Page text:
Drug therapy involves the careful balancing of intended therapeutic effects and unwanted side effects often related to activities in organs not affected by the disease. One approach to maximize beneficial effects and reduce the potential for side effects is targeted drug delivery and release. Many oral formulations for drug delivery to the colon rely on pH-, time-, microflora-, or pressure-triggered mechanisms and target the intestinal region rather than the inflamed intestine (25). In contrast, inflammation-targeting drug delivery systems use specific features of the inflamed target organ. Poly(lactic-co-glycolic acid) nanoparticles have been shown to accumulate in the inflamed mucosa after oral administration to rats with trinitrobenzenesulfonic acid–induced colitis owing to increased tissue permeability at the site of inflammation (26), and poly(thioketal) nanoparticles release drug upon degradation by reactive oxygen species present in the colon of mice with DSS-induced colitis (27). The inflamed intestine has also been targeted from the bloodstream using PEGylated poly(lactic acid) microparticles coated with antibodies against an endothelial cell adhesion molecule up-regulated in mouse colitis models (28, 29).

Here, we demonstrate that IT-hydrogel fibers with a negatively charged surface preferentially adhere to positively charged artificial surfaces, to inflamed mucosa in murine colitis, and to biopsy specimens from inflamed colon mucosa in human UC patients. Although we cannot exclude the possibility that additional factors may play a role in vivo, our in vitro data strongly suggest charge as the main factor mediating adhesion of IT-hydrogel to the inflamed epithelial surface. This is consistent with published reports describing the use of anionic liposomes for drug delivery to the inflamed intestine (12, 13). We were able to detect a fluorescence signal from the intestinal wall for at least 12 hours after administration of a single enema of fluorescently labeled IT-hydrogel to mice with colitis. This suggests that adherent IT-hydrogel microfibers generate a reservoir of encapsulated drug at the site of inflammation, thereby prolonging local drug availability. Drug delivery using IT-hydrogel enemas may thus allow for less frequent dosing in patients with IBD.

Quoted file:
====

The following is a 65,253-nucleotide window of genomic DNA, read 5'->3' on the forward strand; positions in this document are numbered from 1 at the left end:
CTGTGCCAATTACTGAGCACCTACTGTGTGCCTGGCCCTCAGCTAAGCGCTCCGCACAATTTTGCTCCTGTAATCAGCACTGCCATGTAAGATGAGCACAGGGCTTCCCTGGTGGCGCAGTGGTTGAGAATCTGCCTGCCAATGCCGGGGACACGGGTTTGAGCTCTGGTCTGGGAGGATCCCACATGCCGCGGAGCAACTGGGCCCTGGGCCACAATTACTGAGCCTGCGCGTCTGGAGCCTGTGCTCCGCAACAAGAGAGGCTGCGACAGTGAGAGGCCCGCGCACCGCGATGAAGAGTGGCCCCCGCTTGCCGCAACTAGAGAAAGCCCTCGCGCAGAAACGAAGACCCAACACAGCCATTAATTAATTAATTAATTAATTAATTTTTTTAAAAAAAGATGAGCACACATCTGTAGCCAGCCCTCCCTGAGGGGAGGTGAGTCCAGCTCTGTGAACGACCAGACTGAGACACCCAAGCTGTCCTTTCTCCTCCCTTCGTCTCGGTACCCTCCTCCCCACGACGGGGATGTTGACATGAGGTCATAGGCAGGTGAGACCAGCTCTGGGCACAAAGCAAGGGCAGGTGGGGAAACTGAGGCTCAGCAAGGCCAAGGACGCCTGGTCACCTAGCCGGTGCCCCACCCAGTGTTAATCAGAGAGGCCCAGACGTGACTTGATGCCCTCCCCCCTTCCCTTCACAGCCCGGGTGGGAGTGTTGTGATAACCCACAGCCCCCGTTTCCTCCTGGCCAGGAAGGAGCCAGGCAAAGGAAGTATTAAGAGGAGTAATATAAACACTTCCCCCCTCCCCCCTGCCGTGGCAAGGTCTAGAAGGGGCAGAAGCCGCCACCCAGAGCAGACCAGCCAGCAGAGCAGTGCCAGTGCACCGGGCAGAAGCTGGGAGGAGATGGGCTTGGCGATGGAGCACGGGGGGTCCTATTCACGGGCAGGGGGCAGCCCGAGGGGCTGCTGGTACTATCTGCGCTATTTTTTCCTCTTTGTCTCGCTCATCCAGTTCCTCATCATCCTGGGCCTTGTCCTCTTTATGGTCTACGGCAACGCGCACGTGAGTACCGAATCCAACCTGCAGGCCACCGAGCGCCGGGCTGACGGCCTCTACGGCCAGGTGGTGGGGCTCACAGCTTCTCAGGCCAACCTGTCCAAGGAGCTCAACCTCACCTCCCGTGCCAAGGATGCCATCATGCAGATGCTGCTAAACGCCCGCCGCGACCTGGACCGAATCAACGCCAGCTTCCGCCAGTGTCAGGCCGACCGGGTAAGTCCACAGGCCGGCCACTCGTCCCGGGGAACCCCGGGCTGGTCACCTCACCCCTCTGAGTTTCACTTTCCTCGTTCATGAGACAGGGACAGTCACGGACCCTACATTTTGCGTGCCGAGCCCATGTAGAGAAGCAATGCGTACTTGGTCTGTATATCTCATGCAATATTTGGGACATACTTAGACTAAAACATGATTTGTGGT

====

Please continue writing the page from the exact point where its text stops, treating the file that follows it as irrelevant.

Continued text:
Compared with other drug delivery systems targeting the inflamed colon mucosa, IT-hydrogel has several potential advantages. First, the IT-hydrogel described here is made from a nontoxic, GRAS compound (30), which should facilitate rapid translation into the clinic. Many GRAS agents are relatively inexpensive and available in large quantities at a high grade of purity (Good Manufacturing Practice or Food Grade). Second, the gelation process for the IT-hydrogel is simple and easy to scale up. Third, IT-hydrogel has a high drug-loading capacity, owing to the small molecular weight of the gelator and the availability of all gelator molecules to form intermolecular interactions. Fourth, drug-loaded IT-hydrogel exhibits long-term stability, which enables sustained drug release over several days. Presumably, the microstructure of the gel fibers protects the ester bond between ascorbic acid and palmitic acid from spontaneous hydrolysis by water, because water cannot efficiently penetrate into the hydrophobic fiber core to disassemble the gel and release the drug. Drug release requires hydrolytic enzyme activities, which are up-regulated at sites of inflammation, further strengthening the inflammation-responsive aspect of this system.